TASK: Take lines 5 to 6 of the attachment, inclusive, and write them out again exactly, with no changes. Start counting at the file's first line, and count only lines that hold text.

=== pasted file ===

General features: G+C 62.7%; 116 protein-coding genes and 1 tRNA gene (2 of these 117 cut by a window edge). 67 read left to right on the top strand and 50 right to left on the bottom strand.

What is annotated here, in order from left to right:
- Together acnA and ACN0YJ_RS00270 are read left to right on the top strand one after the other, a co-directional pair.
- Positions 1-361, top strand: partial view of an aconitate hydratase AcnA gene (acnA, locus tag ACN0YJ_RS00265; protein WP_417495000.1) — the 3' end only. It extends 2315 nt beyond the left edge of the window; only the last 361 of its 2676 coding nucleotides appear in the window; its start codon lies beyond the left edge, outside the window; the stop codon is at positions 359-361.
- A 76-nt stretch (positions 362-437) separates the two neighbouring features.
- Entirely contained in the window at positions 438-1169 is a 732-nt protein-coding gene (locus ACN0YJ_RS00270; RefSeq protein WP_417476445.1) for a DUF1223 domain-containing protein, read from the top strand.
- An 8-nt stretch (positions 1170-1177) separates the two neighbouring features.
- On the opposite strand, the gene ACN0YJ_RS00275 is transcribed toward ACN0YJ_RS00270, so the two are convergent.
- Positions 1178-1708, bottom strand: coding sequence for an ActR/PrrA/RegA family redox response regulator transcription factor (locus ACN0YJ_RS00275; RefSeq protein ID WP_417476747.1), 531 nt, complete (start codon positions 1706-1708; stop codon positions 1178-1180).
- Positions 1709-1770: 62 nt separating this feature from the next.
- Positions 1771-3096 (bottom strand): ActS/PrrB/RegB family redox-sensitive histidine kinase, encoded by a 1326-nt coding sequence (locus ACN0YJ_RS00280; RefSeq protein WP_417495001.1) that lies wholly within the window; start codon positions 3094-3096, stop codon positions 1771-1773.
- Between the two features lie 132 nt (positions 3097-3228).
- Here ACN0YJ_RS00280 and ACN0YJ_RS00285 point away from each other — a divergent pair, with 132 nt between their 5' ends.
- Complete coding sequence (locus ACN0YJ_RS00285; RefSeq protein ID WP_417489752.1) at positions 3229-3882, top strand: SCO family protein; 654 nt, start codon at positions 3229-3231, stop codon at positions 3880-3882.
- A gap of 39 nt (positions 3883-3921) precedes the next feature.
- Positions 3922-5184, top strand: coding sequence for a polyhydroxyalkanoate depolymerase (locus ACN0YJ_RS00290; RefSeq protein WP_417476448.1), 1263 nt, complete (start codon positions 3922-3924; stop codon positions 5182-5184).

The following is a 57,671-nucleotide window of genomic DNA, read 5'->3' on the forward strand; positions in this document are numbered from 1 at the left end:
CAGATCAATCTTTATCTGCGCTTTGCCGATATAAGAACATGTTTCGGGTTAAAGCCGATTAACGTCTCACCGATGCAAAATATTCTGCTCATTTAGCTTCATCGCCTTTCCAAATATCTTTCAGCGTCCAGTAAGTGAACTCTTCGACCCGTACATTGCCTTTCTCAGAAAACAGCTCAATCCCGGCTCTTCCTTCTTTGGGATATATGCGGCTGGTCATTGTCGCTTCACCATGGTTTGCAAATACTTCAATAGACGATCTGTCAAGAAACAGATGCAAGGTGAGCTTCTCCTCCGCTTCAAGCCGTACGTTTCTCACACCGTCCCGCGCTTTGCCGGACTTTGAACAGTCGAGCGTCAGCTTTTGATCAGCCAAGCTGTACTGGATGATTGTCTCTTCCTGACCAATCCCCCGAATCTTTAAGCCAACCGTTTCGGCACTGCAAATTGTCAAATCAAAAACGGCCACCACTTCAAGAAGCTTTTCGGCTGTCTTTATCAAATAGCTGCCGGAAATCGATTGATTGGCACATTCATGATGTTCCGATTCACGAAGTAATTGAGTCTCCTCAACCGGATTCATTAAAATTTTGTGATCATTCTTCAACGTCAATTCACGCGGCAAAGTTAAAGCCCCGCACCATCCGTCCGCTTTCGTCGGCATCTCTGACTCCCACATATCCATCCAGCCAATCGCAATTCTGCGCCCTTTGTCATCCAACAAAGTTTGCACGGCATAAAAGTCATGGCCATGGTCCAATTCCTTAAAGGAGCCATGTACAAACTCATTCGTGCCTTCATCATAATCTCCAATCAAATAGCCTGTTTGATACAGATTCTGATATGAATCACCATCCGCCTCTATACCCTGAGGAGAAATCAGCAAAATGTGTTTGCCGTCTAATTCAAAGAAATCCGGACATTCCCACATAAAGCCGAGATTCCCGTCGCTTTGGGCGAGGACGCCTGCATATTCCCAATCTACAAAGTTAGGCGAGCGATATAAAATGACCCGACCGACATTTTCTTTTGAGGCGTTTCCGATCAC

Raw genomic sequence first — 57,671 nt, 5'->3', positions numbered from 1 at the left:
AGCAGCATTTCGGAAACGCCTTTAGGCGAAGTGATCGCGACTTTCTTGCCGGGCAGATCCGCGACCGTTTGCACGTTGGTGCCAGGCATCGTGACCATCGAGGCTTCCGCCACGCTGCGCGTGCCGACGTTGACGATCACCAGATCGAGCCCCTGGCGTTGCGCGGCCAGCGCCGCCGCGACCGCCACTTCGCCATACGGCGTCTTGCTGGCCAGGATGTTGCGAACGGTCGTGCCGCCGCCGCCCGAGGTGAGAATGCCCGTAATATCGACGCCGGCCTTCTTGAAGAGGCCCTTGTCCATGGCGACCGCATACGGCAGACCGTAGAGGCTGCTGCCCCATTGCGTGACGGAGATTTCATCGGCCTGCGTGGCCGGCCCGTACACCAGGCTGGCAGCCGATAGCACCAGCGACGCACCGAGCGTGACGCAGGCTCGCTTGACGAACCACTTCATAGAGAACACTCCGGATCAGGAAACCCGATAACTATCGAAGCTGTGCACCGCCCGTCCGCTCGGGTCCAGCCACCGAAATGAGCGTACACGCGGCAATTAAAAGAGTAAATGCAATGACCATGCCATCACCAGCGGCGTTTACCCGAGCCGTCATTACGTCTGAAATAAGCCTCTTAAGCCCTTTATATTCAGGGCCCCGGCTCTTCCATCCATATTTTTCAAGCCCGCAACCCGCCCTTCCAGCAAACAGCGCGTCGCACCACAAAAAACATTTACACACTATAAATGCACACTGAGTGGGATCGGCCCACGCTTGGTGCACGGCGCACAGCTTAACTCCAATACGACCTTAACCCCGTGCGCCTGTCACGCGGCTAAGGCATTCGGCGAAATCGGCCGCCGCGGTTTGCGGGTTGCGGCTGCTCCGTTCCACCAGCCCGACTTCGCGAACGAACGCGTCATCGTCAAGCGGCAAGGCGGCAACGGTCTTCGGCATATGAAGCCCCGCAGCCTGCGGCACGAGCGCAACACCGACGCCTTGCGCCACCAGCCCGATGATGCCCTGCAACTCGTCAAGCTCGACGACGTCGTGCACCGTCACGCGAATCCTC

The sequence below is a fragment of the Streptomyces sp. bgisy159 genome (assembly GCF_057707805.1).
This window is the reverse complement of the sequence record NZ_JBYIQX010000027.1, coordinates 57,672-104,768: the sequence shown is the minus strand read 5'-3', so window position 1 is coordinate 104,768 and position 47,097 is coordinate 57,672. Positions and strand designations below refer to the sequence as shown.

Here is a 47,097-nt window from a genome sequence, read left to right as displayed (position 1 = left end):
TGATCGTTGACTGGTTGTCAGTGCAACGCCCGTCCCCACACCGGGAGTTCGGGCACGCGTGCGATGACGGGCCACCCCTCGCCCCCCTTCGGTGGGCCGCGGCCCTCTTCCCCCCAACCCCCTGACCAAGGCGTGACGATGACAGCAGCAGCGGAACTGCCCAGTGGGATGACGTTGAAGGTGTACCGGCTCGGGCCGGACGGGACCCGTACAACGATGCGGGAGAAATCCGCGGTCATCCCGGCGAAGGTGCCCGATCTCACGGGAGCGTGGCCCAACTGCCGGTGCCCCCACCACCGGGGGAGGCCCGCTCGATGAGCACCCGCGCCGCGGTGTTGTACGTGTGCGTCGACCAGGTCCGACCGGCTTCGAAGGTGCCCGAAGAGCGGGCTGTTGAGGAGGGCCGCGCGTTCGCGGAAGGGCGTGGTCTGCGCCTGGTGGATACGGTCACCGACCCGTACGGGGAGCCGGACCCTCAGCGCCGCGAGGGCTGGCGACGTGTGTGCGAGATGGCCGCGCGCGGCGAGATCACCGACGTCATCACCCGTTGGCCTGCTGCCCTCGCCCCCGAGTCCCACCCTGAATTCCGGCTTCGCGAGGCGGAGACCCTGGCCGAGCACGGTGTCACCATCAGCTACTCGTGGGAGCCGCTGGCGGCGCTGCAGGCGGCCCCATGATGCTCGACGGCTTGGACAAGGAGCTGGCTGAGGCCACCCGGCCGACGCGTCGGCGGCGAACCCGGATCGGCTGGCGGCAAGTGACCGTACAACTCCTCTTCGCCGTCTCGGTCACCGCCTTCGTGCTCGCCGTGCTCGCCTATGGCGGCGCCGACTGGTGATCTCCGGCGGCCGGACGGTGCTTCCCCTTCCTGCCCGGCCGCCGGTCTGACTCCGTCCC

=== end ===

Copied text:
- A 76-nt stretch (positions 362-437) separates the two neighbouring features.
- Entirely contained in the window at positions 438-1169 is a 732-nt protein-coding gene (locus ACN0YJ_RS00270; RefSeq protein WP_417476445.1) for a DUF1223 domain-containing protein, read from the top strand.